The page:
On Wed, 2009-04-22 at 14:48 -0500, Chris Adams wrote:
Once upon a time, Callum Lerwick <seg(a)haxxed.com> said:
> But _I_ _do_ _not_ _have_ _to_ _do_ _this_ _for_ _Win32_ _or_ _mipsel_.
> Why is i386 special?
When you compile for Win32, you are using a cross-compiler environment.
Everything about it is different; different includes, compilers,
Same thing with multilib. Only difference is i386 and x86_64 are mashed
together in the same tree, with the exception of lib/lib64. (and the
i386/x86_64 gcc is mashed together, but that's an implementation
This implementation was fundamentally flawed to begin with. But hey, how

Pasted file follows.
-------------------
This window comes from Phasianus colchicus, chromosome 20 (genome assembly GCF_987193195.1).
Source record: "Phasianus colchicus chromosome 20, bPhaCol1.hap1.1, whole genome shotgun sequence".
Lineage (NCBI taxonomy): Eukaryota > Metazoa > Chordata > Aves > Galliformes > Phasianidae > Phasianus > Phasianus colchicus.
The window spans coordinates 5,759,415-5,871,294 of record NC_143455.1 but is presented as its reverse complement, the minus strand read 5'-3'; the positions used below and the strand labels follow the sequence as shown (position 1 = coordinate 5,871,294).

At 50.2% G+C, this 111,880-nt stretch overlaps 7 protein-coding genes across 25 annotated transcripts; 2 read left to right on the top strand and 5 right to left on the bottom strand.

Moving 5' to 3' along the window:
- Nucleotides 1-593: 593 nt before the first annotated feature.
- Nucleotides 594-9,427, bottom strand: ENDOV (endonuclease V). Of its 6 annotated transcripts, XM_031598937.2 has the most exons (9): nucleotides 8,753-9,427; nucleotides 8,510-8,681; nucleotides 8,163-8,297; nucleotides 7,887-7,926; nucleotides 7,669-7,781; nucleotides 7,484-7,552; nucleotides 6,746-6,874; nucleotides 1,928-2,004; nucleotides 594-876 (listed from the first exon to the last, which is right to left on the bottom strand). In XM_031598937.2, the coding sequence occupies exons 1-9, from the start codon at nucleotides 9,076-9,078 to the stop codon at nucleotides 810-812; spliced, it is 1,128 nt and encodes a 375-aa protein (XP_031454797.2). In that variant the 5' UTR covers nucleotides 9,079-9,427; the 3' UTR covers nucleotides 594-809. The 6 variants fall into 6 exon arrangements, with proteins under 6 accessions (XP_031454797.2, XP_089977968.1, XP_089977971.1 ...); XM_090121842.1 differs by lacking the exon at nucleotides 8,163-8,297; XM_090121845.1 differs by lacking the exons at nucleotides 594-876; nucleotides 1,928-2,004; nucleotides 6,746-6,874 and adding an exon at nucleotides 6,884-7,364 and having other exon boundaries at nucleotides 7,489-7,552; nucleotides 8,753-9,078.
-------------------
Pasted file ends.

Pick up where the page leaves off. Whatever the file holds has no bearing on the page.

could whoever came up with it have known at the time?
Years later, it's clear what's wrong. Turns out /usr/include is in fact
arch specific. And various people's config-foo dealies are Doing It
... And I've given solutions to both of those. What other problems are
there with multilib?
Now, Linux/i386 could be set up that way on Linux/x86_64, but that
require rebuilding the development stack for cross-compilation
(different compilers, development packages, etc.). This is not the same
as multilib (which allows i386 and x86_64 binaries to co-exist).
That's my whole point here. If we're having problems with multilib, it's
because multilib is not ENOUGH like cross compiling.
Nobody is interested in putting that much work into that setup,
especially when you can just use mock (since i386 binaries can run
natively on x86_64).
Pimpin' ain't easy.
Is fixing it right any less painful than maintaining the current setup?
That's how this thread started. People bitching about what a pain
maintaining multilib is.
What is wrong with using mock?
It's slow, awkward and completely un-neccessary.